There is a reason the very first amendment to the U. S. Constitution in 1791 dealt with issues such as freedom of speech, the press, religion, the right of peaceful assembly and the right to redress grievances via government petition.
The founding fathers viewed those freedoms and rights as critical to a functioning democracy. Without them a government could exercise almost total control over its people.
Americans often talk about the First Amendment without really knowing what it says. Here is a refresher for those who may have forgotten the wording:
“Congress shall make no law respecting an establishment of religion, or prohibiting the free exercise thereof; or abridging the freedom of speech, or of the press; or the right of the people peaceably to assemble, and to petition the Government for a redress of grievances.”
It was heartening to me a few weeks ago when a national study of 10,463 high school students and 588 teachers funded by the John S. and James L. Knight Foundation found that students are more supportive of the First Amendment than adults and that increased digital news consumption and classroom teaching are driving the change.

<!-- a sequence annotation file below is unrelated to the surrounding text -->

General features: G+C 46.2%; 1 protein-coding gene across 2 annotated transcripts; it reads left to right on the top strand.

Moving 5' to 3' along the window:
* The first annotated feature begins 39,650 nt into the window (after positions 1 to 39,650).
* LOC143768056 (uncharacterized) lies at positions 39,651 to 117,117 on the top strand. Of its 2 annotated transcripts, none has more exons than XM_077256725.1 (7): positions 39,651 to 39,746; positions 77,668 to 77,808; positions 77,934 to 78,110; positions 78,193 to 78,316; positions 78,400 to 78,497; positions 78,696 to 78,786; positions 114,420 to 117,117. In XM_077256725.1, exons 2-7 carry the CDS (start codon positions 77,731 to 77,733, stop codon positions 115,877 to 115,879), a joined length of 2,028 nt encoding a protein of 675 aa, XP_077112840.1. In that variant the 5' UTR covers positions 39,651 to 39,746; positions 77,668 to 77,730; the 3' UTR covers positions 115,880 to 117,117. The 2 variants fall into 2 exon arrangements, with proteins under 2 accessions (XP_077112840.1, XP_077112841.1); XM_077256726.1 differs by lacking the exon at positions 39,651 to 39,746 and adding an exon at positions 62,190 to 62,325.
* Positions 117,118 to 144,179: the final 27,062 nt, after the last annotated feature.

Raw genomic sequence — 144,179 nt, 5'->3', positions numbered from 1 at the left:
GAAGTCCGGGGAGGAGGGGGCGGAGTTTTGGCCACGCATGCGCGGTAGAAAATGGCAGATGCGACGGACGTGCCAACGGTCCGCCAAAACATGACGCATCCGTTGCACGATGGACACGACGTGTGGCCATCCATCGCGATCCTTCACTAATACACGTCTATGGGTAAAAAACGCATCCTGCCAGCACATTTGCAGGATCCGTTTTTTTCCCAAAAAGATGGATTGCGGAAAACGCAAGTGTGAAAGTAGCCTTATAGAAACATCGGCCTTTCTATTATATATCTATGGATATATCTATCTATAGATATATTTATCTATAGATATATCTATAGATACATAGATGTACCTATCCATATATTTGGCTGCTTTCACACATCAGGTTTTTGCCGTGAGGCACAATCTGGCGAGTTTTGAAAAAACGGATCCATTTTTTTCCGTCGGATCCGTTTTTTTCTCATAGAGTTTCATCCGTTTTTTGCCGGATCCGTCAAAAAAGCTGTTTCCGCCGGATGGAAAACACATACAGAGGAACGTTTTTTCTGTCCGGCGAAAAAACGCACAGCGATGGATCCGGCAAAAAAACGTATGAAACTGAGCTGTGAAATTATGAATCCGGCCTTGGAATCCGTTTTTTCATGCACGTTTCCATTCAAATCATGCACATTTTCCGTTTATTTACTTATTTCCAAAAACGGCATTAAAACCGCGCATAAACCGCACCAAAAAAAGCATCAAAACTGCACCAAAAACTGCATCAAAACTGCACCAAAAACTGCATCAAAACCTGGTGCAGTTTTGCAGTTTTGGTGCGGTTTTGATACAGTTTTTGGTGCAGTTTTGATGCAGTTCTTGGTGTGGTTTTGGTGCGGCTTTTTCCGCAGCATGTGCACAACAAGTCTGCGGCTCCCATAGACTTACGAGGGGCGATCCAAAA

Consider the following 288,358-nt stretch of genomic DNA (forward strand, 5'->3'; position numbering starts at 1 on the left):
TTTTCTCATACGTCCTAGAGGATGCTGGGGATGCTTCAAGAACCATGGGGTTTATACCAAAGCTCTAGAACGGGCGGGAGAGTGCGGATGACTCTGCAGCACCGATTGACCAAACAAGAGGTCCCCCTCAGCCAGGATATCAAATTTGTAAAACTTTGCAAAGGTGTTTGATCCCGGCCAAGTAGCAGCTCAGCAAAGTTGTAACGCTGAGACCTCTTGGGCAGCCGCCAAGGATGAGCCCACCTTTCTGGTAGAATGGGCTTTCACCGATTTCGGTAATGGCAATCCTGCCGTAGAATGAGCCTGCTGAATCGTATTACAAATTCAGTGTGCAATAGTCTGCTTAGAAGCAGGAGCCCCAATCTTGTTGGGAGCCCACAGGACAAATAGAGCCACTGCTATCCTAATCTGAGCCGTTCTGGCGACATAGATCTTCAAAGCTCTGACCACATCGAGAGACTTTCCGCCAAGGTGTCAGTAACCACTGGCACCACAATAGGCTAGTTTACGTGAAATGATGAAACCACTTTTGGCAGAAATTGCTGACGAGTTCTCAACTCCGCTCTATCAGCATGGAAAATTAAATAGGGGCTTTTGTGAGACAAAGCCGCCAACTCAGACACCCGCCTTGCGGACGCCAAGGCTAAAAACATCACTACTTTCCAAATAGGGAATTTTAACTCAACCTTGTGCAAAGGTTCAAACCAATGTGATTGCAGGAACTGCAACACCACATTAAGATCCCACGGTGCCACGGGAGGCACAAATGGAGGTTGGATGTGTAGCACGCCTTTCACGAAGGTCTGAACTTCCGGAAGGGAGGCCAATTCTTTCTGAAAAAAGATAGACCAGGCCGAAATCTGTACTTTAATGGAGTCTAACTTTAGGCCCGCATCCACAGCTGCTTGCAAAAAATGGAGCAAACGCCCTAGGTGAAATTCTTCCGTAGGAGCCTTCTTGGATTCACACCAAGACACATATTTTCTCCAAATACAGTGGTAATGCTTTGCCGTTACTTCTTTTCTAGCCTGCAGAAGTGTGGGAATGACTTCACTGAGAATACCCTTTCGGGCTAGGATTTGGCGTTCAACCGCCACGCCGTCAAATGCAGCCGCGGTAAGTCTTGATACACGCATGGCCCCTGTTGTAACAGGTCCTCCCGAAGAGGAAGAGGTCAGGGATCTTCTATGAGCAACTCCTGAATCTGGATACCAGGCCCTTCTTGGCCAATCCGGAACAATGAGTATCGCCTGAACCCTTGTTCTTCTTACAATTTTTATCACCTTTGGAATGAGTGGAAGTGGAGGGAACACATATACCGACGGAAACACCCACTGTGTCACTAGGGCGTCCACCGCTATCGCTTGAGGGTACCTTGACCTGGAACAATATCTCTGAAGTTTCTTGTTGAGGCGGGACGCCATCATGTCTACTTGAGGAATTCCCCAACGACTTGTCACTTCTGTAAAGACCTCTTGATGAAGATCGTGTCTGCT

It makes me wonder if adults have become blasé about the freedoms guaranteed by the First Amendment–or worse.
When I hear people suggest that government should “reign in the media” or curb speech they don’t like or agree with, it’s like suggesting that government chip away at the foundation of the Capitol Building. Eventually, with enough chipping the building will collapse and with enough “reigning in” of the First Amendment we will find ourselves unable to speak or publish freely.